Aspects of music

Aspects of music

The traditional or classical European aspects of music often listed are those elements given primacy in European-influenced classical music: melody, harmony, rhythm, tone color/timbre, and form. A more comprehensive list is given by stating the aspects of sound: pitch, timbre, loudness, and duration. 4 These aspects combine to create secondary aspects including structure, texture and style. Other commonly included aspects include the spatial location or the movement in space of sounds, gesture, and dance. Silence is also often considered an aspect of music, if it is considered to exist.
As mentioned above, not only do the aspects included as music vary, their importance varies. For instance, melody and harmony are often considered to be given more importance in classical music at the expense of rhythm and timbre. John Cage considers duration the primary aspect of music because it is the only aspect common to both "sound" and "silence."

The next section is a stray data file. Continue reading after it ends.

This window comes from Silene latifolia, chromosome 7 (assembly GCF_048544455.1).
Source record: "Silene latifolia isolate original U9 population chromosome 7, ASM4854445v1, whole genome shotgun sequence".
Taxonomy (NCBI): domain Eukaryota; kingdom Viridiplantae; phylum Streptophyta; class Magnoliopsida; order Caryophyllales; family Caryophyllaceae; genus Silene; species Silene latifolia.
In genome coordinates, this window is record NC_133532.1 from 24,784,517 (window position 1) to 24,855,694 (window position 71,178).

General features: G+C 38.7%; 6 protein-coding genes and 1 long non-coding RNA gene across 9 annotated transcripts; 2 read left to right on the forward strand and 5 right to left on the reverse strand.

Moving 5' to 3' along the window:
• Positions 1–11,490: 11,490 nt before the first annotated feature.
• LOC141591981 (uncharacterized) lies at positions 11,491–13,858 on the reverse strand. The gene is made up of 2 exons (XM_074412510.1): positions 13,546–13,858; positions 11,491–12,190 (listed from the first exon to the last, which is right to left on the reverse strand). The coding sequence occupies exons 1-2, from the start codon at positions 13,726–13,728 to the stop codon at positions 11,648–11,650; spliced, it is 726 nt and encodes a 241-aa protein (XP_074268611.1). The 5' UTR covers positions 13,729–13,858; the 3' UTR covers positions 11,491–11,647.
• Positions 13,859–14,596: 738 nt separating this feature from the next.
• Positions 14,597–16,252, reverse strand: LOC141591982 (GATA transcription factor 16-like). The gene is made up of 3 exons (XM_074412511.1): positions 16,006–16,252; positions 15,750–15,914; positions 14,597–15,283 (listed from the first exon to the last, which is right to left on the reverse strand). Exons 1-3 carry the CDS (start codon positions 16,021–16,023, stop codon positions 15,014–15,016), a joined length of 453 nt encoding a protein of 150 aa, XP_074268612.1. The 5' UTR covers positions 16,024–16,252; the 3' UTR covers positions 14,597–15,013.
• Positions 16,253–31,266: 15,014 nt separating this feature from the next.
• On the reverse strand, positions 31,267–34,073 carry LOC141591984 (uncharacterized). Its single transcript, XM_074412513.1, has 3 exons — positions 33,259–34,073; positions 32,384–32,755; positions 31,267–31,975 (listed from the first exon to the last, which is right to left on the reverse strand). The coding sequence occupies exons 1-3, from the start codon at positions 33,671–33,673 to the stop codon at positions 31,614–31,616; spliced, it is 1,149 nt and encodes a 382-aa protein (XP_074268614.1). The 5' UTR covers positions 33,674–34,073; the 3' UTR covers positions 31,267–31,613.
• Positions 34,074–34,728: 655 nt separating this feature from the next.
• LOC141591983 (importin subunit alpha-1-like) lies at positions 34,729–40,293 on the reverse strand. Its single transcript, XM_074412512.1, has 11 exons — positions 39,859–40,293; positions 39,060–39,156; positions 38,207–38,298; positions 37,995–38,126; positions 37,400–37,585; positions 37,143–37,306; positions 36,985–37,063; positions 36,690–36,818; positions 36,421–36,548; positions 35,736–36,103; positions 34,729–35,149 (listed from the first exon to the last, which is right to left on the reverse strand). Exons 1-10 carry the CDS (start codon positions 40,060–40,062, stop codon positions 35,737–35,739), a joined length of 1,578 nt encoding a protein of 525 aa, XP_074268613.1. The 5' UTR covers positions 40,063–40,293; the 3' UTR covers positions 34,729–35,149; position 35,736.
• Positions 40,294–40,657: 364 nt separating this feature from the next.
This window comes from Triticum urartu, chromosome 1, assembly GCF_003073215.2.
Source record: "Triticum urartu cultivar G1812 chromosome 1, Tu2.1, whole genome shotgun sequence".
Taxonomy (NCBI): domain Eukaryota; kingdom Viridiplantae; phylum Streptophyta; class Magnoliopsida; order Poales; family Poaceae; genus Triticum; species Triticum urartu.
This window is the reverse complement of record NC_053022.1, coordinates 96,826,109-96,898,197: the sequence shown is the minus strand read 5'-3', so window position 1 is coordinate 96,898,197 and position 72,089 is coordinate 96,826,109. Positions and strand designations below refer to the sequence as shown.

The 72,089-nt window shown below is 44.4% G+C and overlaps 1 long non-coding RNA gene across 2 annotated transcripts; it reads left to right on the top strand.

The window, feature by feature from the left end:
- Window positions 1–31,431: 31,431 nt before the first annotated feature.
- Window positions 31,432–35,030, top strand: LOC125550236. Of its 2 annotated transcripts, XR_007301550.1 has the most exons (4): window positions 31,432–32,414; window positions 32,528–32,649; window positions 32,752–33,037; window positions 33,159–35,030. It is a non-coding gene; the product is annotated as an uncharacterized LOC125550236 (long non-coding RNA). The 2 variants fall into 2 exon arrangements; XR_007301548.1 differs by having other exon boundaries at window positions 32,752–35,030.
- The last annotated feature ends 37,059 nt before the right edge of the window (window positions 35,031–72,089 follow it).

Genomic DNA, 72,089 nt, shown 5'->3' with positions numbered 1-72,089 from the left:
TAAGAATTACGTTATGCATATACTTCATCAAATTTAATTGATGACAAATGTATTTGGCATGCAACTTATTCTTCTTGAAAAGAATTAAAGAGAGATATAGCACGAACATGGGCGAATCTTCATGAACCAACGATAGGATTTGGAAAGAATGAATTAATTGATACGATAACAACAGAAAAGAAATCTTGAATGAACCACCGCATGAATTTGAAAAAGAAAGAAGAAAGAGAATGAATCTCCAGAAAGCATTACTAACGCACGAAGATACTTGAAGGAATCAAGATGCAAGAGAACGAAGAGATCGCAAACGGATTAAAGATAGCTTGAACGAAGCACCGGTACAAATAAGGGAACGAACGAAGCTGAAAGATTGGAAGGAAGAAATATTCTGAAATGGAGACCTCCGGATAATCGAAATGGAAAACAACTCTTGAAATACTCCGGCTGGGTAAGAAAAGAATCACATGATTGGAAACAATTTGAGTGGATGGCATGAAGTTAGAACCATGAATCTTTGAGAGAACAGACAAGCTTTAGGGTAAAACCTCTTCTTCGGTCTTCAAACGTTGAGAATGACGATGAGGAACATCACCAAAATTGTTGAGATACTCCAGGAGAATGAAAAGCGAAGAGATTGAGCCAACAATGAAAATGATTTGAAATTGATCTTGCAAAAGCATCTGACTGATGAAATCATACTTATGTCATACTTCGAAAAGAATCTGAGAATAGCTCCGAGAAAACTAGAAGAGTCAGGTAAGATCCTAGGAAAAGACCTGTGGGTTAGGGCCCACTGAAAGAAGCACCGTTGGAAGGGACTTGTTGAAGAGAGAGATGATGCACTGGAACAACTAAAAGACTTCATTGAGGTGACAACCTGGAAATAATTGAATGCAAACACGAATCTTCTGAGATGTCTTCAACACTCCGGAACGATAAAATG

It is often debated whether there are aspects of music that are universal. The debate often hinges on definitions, for instance the fairly common assertion that "tonality" is a universal of all music may necessarily require an expansive definition of tonality. A pulse is sometimes taken as a universal, yet there exist solo vocal and instrumental genres with free, improvisational rhythms with no regular pulse;5 one example is the alap section of a Hindustani music performance. According to Dane Harwood, "We must ask whether a cross-cultural musical universal is to be found in the music itself (either its structure or function) or the way in which music is made. By 'music-making,' I intend not only actual performance but also how music is heard, understood, even learned." 6
Common termsCommon terms used to discuss particular pieces include note, which is an abstraction that refers to either a specific pitch and/or rhythm or the written symbol; melody, which is a succession of notes heard as some sort of unit; chord, which is a simultaneity of notes heard as some sort of unit; chord progression which is a succession of chords (simultaneity succession); harmony, which is the relationship between two or more pitches; counterpoint, which is the simultaneity and organization of different melodies; and rhythm which is the organization of the durational aspects of music.
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